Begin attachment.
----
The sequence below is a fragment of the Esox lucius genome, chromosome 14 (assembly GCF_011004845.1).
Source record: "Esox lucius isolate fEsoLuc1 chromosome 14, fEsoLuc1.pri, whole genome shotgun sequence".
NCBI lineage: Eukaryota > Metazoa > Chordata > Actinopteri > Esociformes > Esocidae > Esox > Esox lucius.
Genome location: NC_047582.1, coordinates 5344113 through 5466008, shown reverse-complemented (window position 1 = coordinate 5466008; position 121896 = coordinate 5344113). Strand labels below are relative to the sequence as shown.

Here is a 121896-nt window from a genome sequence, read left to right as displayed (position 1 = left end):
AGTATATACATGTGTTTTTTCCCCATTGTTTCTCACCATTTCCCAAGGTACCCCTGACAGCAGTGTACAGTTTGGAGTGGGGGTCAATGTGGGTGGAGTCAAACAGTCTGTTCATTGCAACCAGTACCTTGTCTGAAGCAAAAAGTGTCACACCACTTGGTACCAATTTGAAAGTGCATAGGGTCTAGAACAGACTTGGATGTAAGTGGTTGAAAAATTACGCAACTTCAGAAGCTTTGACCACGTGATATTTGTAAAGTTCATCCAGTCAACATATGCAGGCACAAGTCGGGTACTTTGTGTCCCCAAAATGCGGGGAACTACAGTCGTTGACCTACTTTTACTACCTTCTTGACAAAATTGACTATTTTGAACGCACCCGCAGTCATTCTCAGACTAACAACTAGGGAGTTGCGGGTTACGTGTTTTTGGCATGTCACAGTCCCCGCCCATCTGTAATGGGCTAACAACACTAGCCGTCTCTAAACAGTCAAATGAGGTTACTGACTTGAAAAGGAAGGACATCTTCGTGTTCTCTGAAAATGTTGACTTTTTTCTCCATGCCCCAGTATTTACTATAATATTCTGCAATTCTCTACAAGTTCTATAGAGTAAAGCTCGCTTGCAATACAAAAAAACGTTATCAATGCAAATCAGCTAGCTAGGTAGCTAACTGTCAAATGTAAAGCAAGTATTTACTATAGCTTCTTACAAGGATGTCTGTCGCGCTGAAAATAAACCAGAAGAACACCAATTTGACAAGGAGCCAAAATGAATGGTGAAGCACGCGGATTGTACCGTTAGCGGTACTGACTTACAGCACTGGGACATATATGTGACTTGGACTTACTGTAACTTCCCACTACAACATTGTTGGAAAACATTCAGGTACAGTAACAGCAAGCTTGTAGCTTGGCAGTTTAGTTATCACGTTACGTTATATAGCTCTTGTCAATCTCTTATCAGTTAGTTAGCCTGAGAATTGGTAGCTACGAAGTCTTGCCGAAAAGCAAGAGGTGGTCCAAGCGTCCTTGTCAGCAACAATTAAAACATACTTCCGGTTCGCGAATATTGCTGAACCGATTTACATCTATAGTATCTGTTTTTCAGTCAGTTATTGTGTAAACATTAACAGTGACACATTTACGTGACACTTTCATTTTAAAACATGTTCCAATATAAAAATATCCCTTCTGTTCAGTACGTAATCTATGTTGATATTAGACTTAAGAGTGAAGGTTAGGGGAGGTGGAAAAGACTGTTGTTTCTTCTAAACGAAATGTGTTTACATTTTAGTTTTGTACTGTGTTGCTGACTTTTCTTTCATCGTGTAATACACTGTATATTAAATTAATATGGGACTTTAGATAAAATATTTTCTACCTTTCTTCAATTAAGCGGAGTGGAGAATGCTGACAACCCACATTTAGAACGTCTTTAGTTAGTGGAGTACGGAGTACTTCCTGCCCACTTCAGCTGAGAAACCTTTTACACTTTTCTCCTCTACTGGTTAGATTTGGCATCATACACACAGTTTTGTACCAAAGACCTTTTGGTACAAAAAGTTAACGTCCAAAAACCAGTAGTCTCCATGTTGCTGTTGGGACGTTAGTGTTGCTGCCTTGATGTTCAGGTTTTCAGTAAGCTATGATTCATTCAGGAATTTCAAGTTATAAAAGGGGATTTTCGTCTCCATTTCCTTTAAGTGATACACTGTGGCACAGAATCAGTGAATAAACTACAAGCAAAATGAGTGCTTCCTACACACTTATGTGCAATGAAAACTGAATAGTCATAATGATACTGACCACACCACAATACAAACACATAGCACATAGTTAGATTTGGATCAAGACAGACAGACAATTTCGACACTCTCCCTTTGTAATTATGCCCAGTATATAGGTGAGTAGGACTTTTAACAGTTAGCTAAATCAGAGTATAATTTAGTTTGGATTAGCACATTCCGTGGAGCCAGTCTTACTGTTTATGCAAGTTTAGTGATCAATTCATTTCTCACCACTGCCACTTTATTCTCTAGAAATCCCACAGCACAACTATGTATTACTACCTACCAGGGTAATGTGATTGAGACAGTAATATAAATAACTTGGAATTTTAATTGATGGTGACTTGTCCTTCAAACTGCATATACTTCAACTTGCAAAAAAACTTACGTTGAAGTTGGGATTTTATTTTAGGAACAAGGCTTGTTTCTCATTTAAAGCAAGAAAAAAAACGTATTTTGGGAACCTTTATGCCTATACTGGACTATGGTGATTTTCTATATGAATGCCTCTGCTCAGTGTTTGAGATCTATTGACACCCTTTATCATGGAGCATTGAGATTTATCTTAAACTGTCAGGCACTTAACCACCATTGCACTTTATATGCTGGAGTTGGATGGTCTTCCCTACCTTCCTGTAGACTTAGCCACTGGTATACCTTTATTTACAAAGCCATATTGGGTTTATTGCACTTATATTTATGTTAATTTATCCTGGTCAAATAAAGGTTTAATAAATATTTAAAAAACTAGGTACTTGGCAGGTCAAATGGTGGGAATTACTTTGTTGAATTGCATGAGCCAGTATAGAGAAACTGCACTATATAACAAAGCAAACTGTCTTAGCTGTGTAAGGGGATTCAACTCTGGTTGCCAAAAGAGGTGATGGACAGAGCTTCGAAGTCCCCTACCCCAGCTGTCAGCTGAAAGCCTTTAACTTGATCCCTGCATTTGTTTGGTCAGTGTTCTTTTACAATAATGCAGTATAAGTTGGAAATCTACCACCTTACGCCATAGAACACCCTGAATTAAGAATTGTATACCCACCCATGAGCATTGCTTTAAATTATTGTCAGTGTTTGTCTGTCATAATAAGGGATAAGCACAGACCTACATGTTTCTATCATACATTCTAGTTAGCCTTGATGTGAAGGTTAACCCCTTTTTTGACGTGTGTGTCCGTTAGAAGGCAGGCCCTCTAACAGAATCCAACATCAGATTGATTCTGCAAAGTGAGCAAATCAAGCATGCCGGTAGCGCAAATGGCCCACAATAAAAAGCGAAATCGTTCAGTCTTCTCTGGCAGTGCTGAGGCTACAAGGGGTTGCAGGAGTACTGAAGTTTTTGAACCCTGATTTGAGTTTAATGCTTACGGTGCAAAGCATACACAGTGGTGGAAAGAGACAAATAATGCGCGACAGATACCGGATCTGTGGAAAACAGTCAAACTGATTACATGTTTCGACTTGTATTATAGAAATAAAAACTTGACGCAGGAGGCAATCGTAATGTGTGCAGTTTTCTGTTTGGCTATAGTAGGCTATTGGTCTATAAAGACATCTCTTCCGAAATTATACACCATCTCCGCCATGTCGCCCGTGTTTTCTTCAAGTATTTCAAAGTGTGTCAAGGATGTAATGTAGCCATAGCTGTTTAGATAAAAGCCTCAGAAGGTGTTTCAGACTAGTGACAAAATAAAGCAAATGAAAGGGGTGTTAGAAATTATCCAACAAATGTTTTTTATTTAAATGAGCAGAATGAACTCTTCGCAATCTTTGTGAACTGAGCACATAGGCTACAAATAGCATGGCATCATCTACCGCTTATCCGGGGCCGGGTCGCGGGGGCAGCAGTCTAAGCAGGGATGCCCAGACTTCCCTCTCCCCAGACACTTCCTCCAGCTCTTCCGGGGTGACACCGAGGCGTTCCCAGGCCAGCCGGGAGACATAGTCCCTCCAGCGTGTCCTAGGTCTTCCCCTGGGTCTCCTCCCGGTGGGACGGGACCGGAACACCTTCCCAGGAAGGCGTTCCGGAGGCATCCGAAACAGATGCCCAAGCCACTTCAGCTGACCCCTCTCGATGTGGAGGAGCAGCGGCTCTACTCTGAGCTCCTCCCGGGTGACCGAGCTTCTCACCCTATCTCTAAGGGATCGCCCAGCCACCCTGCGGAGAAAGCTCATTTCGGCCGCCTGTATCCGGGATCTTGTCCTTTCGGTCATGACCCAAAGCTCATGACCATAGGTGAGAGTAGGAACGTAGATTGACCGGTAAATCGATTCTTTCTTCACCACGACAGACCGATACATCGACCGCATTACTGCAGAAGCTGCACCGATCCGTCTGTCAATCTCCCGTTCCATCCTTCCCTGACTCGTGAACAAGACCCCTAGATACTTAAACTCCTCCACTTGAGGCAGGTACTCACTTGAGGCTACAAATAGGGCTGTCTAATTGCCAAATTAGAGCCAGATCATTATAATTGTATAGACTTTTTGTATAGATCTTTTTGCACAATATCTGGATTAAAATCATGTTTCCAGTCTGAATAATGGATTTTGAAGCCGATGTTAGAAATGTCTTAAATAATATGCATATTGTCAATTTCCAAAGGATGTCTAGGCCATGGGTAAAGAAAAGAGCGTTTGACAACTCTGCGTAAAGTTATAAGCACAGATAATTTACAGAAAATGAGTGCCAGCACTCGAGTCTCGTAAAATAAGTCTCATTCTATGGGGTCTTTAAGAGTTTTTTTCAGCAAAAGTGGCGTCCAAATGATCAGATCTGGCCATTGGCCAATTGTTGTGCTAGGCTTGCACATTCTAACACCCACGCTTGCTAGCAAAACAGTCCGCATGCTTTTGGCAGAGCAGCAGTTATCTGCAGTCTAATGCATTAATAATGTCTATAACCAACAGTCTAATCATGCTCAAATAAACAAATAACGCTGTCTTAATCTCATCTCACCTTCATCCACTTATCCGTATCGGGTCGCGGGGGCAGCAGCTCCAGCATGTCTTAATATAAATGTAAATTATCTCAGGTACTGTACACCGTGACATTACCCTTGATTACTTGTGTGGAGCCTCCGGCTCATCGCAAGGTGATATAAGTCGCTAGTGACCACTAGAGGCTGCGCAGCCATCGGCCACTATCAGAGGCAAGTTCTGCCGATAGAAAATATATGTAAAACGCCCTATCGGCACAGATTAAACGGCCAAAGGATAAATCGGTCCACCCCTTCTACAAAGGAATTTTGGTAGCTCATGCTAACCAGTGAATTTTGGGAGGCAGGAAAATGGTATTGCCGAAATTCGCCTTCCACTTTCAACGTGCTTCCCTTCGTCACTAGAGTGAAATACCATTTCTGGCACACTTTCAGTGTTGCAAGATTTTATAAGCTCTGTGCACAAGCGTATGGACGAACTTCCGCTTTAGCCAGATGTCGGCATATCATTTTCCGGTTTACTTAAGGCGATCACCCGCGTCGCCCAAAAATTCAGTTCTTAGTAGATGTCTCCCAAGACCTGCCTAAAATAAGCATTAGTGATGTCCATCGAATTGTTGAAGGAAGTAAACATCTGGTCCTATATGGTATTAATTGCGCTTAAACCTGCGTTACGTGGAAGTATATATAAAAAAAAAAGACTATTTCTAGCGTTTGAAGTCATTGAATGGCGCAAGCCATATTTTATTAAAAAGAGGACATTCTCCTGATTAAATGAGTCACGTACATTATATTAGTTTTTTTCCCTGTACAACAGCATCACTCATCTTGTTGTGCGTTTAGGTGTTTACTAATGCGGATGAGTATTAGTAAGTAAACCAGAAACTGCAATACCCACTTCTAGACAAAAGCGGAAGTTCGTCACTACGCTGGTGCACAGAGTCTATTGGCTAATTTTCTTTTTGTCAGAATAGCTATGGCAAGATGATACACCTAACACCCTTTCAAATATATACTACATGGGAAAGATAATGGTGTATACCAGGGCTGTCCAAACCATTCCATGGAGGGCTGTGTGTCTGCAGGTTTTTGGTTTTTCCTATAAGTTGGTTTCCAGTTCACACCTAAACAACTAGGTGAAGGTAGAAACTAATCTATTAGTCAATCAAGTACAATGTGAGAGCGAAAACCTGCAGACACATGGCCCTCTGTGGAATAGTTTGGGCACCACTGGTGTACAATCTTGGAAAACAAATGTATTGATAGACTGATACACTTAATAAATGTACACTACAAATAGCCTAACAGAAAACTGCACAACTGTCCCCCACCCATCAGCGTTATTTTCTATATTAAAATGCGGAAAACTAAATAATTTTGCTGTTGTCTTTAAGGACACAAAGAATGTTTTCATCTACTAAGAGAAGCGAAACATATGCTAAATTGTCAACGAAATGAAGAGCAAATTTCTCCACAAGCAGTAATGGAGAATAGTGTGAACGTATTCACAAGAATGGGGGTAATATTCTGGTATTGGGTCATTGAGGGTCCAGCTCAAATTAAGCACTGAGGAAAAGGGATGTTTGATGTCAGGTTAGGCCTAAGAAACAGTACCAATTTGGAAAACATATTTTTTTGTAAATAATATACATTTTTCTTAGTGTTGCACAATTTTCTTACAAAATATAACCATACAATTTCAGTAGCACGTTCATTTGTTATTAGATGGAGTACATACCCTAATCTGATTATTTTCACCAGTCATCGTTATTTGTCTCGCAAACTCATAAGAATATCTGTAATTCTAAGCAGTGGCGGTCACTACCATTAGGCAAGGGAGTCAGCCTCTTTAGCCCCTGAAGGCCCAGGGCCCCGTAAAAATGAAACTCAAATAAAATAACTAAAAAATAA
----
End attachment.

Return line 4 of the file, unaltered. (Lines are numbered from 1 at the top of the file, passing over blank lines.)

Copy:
Genome location: NC_047582.1, coordinates 5344113 through 5466008, shown reverse-complemented (window position 1 = coordinate 5466008; position 121896 = coordinate 5344113). Strand labels below are relative to the sequence as shown.